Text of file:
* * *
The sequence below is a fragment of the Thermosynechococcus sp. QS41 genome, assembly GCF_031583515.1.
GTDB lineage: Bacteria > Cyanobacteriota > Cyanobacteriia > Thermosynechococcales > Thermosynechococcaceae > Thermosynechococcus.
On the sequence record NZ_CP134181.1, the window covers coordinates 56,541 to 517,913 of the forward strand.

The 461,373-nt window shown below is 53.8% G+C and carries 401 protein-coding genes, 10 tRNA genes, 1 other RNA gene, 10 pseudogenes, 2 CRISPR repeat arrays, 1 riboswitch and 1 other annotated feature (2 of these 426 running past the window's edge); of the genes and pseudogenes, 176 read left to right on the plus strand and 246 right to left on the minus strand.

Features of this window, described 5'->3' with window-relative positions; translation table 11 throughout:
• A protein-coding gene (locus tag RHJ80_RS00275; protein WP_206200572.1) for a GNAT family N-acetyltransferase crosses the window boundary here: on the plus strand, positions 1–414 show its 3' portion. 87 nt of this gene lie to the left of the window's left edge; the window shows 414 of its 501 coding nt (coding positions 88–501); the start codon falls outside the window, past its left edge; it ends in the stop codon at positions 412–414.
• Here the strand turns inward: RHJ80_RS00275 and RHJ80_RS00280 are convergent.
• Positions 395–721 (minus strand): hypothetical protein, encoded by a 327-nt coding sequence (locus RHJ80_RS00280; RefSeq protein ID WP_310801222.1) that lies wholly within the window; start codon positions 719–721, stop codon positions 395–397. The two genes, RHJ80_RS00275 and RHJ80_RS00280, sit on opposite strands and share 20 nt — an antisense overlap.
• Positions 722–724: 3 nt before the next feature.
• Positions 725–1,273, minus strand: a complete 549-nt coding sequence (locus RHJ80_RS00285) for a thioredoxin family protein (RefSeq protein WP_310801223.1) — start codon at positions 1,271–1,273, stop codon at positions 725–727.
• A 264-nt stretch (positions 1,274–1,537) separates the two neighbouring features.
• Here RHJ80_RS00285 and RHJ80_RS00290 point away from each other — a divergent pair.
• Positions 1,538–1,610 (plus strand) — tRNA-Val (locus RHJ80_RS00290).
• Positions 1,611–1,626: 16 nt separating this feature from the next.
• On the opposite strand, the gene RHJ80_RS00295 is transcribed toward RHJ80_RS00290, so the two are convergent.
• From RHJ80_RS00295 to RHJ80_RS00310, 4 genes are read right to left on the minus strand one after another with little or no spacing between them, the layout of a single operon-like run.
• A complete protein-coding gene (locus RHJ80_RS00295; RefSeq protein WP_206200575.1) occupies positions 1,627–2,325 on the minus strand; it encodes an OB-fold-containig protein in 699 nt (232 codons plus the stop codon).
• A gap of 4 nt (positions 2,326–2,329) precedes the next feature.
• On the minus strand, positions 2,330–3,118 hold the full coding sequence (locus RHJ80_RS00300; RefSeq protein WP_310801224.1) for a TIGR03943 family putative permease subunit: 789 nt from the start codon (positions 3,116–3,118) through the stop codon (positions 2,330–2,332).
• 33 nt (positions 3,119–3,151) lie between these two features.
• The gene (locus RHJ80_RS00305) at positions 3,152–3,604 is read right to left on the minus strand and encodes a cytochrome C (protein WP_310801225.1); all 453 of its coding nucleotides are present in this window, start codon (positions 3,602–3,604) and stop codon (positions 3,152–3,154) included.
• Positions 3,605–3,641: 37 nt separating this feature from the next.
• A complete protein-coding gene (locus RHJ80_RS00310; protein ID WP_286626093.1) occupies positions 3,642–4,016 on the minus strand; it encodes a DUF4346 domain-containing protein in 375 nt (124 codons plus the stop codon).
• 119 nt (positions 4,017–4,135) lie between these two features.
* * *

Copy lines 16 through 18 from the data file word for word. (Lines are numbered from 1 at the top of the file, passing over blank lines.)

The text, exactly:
• From RHJ80_RS00295 to RHJ80_RS00310, 4 genes are read right to left on the minus strand one after another with little or no spacing between them, the layout of a single operon-like run.
• A complete protein-coding gene (locus RHJ80_RS00295; RefSeq protein WP_206200575.1) occupies positions 1,627–2,325 on the minus strand; it encodes an OB-fold-containig protein in 699 nt (232 codons plus the stop codon).
• A gap of 4 nt (positions 2,326–2,329) precedes the next feature.